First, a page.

…it seems to me that to casually deny free will invites the total collapse of every human institution, from law, to the family to the notion of the self - it reduces us to automata. Billiard balls with legs. Wind us up, show us a certain image or ideal, and we act - senselessly and without individual volition… Worse, if we're robots, then what's the bloody point? Of anything? Locked in a pre-determined pavane, we can do nothing to influence or change our lives or the world around us from its inevitably written conclusions. Over dramatised? Not really - you either have free will, or you don't. I can't see a middle ground.

This of course is an argument ad baculum – from dire consequences – and it establishes nothing about free will. It only shows that Fisher thinks we can’t live without it. But he’s wrong; the consequences aren’t dire. If determinism is true, that is, if we’re fully caused to be the way we are, that subtracts nothing from the strength of our will, it doesn’t undermine our ability to think and choose rationally, nor does it weaken the impact of our actions on the world. Fisher confuses determinism with fatalism, the idea that no matter what we do, a pre-determined future will transpire. But our actions often make all the difference in how things turn out. Fisher continues:

We are human beings, and we can choose to let our emotions and impulses rule us, or we can overrule them. We can permit ourselves to be swept along by rage, propaganda, or a mob - or we can stop. And if we are one species, then if any of us can do this, all of us can.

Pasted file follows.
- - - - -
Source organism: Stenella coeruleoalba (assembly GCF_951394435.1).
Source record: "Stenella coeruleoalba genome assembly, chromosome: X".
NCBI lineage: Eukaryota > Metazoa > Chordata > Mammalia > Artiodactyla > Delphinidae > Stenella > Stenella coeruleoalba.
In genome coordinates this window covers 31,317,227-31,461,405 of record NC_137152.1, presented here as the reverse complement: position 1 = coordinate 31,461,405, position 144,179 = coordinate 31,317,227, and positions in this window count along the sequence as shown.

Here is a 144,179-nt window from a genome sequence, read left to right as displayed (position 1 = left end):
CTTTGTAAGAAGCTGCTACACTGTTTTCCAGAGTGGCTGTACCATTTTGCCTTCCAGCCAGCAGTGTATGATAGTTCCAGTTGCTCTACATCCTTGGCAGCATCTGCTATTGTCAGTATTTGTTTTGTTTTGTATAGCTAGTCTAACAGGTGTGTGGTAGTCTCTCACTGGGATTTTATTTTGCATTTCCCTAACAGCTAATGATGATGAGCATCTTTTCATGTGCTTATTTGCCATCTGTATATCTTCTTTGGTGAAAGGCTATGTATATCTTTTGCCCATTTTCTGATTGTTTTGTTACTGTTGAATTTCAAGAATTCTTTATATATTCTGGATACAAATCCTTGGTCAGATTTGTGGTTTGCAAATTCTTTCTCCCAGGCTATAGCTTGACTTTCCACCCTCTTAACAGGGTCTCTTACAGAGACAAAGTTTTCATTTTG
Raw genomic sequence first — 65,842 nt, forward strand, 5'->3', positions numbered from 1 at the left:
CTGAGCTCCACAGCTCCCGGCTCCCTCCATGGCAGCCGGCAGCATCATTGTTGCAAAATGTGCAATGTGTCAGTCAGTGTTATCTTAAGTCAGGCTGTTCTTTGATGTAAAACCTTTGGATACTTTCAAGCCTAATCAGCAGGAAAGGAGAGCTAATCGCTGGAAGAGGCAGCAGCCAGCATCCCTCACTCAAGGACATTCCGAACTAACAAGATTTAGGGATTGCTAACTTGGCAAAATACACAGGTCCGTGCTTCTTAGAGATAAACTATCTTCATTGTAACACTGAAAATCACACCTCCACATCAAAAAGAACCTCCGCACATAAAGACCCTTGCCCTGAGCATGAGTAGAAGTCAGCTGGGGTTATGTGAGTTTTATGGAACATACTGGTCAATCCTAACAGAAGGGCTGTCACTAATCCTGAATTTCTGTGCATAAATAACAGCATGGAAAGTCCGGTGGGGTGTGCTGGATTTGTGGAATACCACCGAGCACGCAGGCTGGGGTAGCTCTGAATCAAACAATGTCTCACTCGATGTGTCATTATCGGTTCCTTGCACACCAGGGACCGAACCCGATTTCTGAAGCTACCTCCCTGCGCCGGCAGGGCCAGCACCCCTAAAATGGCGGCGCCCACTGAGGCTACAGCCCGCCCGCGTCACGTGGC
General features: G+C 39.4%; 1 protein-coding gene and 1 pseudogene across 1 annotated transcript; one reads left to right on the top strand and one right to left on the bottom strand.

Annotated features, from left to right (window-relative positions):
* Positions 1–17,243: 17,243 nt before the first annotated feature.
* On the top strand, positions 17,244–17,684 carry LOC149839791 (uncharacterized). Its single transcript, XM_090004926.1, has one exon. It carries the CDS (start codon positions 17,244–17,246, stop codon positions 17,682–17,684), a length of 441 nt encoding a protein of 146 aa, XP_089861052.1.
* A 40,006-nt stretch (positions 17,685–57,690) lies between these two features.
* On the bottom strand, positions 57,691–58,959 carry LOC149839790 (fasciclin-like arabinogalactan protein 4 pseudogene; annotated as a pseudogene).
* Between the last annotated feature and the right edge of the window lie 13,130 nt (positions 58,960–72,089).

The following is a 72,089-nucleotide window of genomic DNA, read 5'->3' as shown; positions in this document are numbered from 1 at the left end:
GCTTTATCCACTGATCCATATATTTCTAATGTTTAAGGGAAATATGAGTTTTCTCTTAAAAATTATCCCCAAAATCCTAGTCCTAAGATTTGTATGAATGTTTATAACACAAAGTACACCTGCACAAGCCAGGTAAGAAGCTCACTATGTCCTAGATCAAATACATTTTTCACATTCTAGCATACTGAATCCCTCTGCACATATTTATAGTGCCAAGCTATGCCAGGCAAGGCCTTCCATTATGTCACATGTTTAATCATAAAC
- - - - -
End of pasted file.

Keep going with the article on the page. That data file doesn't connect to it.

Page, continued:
If we wonder, legitimately, why someone would choose to be swept along by rage, we’re inevitably led to consider motivations, impulses, character, situation, etc., all of which involve a causal story that precedes the choice. Fisher’s failure to look behind the choice means, finally, that he’ll never understand the causes and cures of violence, and all because he must defend a concept of freedom he imagines underpins meaning and morality. Such are the costs of protecting one of our most cherished cultural myths.

So as not to end on a pessimistic note, there's a terrific piece against free will nonsense by Jay Michelson at Zeek. As he puts it, causality is our best friend, "enlightenment itself." Understanding and accepting cause and effect shows our connection to the world, inspires compassion, teaches humility, and gives us more control over our circumstances so that we can bring out the best in each other. It's possible to be moral, responsible agents without setting ourselves above or apart from nature as science reveals it. Indeed, understanding our causal connections to the world gives us the best shot at developing our natural moral endowment in service to human flourishing. 

 TWC, 9/2007